back to article BT's Openreach plots end-user trials

BT's Openreach has taken another step in the introduction of services, and late last week briefed Brit ISPs on how to join customer trials. The talks, held on Friday 17 July, were staged to get providers on board for what it has dubbed “NGA2” (Next Generation Access). The G.Fast trial will be run in conjunction with a …

  1. Alan Brown Silver badge

    For the cost of it

    They may as well deploy fibre to the premises.

    But then they'd have to write the installation off over normal cable lifetimes instead of charging everything up front.

    On another aspect: runs carriers out to 106MHz with an option for 212MHz. This is moving beyond interference with hams into messing with FM and commercial comms. Deployment could get "interesting"

  2. Anonymous Coward
    Anonymous Coward

    Just tell them...

    To stop playing about and deploy proper (symmetric-capable) fiber to everyone! isn't going to work well for most of us!!!

    1. Anonymous Coward
      Anonymous Coward

      Re: Just tell them...

      There are 28.6 million premises in the UK. At £2,500 per premises, how far do you think they'd get before they went bust? That's £71.5 billion. Who would lend them the money to do it? Things didn't work out very well for the investors who lent the cable companies money.

  3. Anonymous Coward
    Anonymous Coward

    Thanks El Reg for the "current price" link to the Openreach FTTP price list.

    It shows that last year they nearly tripled the wholesale line rental (to £1188+VAT per year) and nearly doubled the installation charges charge (e.g. 400m: from £500+£1000+VAT to £750+£1750+VAT)

    Anybody would think they didn't want to provide this service.

    Costs of digging up the road to individual premises are fine, when you're not doing a whole street at once. But a "rental" cost of £119 inc VAT per month, for doing nothing - not even including Internet transit? That means you couldn't get a retail product below £150.

    If Virgin can provide fibre broadband Internet for £28.50 per month (retail), clearly BT's FTTP model is completely screwed.

    1. Anonymous Coward
      Anonymous Coward


      Virgin don't though. They provide service over a coaxial cable where they have network, and resell Openreach's FTTC product where they don't.

      1. Anonymous Coward
        Anonymous Coward

        Re: fibre

        well, EMT are offering symetrical 300Mbit/s for 33 euro / month, so what's that, £25?

      2. JetSetJim

        Re: fibre

        Bless their cotton socks - so their latest & greatest FTTP is 300Mbps DL + 30Mbps UL (less contention). Not sure what "long twisted-pair runs" have to do with measured speed across a fibre link, though, unless the fibre connection is plugged into something at the exchange connected that way.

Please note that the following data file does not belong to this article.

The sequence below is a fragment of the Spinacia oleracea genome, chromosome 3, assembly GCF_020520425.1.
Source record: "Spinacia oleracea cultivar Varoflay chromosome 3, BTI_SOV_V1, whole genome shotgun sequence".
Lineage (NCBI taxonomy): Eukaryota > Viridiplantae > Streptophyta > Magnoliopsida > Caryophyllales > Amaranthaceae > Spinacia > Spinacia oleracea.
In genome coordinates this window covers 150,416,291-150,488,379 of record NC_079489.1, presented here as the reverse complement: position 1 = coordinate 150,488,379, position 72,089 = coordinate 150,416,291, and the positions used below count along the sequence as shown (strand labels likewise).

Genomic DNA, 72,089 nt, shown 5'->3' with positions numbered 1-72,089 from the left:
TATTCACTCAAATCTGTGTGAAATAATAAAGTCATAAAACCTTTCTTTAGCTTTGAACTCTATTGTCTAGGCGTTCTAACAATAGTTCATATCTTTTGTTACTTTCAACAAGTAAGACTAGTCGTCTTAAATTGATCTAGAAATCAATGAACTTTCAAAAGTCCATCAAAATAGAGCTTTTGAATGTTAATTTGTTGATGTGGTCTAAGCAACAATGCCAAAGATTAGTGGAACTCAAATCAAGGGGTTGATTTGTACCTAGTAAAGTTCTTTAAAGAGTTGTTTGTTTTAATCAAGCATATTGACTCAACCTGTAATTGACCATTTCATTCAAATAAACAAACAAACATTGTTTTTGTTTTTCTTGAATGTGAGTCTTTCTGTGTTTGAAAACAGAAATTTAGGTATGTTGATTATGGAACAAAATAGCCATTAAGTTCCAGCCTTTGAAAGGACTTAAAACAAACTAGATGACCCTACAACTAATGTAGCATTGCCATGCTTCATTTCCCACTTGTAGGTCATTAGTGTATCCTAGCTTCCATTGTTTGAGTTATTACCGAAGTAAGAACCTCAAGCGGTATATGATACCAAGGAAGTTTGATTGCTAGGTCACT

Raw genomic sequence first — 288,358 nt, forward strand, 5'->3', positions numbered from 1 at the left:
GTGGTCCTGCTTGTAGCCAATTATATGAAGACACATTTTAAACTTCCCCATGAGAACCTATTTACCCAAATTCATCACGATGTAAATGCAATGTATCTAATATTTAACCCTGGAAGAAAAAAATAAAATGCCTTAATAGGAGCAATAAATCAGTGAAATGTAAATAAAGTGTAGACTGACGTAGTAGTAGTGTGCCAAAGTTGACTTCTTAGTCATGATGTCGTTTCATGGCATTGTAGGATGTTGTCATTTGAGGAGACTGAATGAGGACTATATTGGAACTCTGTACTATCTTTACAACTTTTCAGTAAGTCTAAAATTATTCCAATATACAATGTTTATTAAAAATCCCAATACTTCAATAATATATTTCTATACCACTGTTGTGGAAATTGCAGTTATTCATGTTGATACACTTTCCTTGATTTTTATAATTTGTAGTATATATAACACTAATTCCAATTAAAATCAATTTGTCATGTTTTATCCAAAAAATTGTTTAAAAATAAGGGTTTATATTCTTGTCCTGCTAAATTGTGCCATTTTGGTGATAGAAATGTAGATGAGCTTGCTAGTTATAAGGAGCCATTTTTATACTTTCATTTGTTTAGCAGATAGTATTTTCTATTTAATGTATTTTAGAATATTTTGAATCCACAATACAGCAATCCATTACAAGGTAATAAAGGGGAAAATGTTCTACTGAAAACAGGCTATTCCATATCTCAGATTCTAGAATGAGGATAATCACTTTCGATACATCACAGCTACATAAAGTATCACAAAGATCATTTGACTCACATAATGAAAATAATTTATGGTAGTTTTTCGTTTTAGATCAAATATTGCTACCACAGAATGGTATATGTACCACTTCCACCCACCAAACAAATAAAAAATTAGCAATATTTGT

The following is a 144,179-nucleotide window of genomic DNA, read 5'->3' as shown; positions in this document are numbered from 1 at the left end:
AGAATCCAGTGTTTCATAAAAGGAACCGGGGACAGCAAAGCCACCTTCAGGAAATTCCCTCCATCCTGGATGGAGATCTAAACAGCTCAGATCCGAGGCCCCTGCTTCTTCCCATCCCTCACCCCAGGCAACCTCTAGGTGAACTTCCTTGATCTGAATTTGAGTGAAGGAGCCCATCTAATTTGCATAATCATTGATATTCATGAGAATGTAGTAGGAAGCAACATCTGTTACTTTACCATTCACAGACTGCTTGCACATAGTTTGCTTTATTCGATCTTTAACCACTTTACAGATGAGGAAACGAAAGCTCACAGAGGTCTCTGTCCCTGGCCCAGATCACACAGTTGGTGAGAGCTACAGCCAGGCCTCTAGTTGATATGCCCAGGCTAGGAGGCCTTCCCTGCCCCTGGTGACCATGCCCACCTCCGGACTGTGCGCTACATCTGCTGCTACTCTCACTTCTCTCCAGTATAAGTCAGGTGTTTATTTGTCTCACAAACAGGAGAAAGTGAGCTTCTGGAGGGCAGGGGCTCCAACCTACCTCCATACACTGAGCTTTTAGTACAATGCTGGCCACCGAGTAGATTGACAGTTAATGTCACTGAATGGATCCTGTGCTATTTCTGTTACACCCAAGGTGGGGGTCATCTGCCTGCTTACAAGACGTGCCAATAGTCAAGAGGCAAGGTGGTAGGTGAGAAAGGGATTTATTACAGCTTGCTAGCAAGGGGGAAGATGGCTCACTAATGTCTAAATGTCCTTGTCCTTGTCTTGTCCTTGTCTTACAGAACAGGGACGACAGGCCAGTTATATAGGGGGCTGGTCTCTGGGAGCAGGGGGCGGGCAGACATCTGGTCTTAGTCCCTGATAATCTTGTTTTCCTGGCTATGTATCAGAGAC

I'm quite happy in my 3rd party FTTP running 100Mbps UL + 100Mbps DL at £44/mo. Perhaps I might splash out a fiver and test out their 1Gbps each way service for a couple of days, although I can't really think of a use-case for it right now beyond bragging rights.

        Not entirely sure why a small company can roll out this fibre, and Openreach can't. Admittedly perhaps the small company are splurging some VC capital, perhaps have some govmt grant, and so can afford it as a loss leader for the moment, but BT *should* have the resources to hand to do this sort of thing efficiently (yeah, I know, not a word I'd associate with BT).

        Yes, upgrading the existing network is a different kettle of fish, but perhaps running FTTP to all new properties (or developments over a certain size) might be a good policy for Openreach to take... And then use these opportunities to upgrade cabinets in prep for mass FTTP deployment.

        1. Anonymous Coward
          Anonymous Coward


          I don't think Openreach do the work on new developments. They're cabled up by the developers who I presume will tend to opt for cheapest/easiest.

        2. Alan Edwards

          Re: fibre

          "so their latest & greatest FTTP is 300Mbps DL + 30Mbps UL (less contention). Not sure what "long twisted-pair runs" have to do with measured speed across a fibre link"

          The article has combined two different products.

, the 330/30 Mb/s one, is a souped-up VDSL FTTC service, hence the bit about long cable runs. It's fibre to the local cabinet, then copper wire to you.

          It then starts talking about fibre-on-demand, which is FTTP with the high install costs because you have to run a fibre cable to your house. If I've read Google right, fibre-on-demand extends the fibre cable from the nearest FTTC cabinet to your house.

        3. chris 17 Silver badge

          Re: fibre

          Small company focussing on delivering services to concentrated accessible viable areas can offer astonishing prices. They can't provide that service nationally though and its not just because they are a small company.

      3. Anonymous Coward
        Anonymous Coward

        Re: fibre

        Even the Virgin "152Mbps" Internet service is provided over coax? OK, fair enough.

        I still don't see fibre as being significantly more expensive to maintain, once it's in the ground, than either coax or twisted pair.

    2. rhydian

      "Rental" is a different name for what is an ongoing maintenance charge plus the cost of supplying and maintaining the termination gear at the exchange, so not quite "doing nothing".

      As for VM, as AC above says it's fibre to the cab as a rule, then the last mile comes down a coax to your house/office that's shared between everyone else on your street (hence VM's reputation for having contention issues).

    3. Alan Brown Silver badge

      "Anybody would think they didn't want to provide this service."

      Of course not. it undercuts their retail business model of leased line services to businesses. (They're already smarting from mass dumping of low speed leased lines.)

      This is a prime example of why Openreach needs to be cleaved from BT.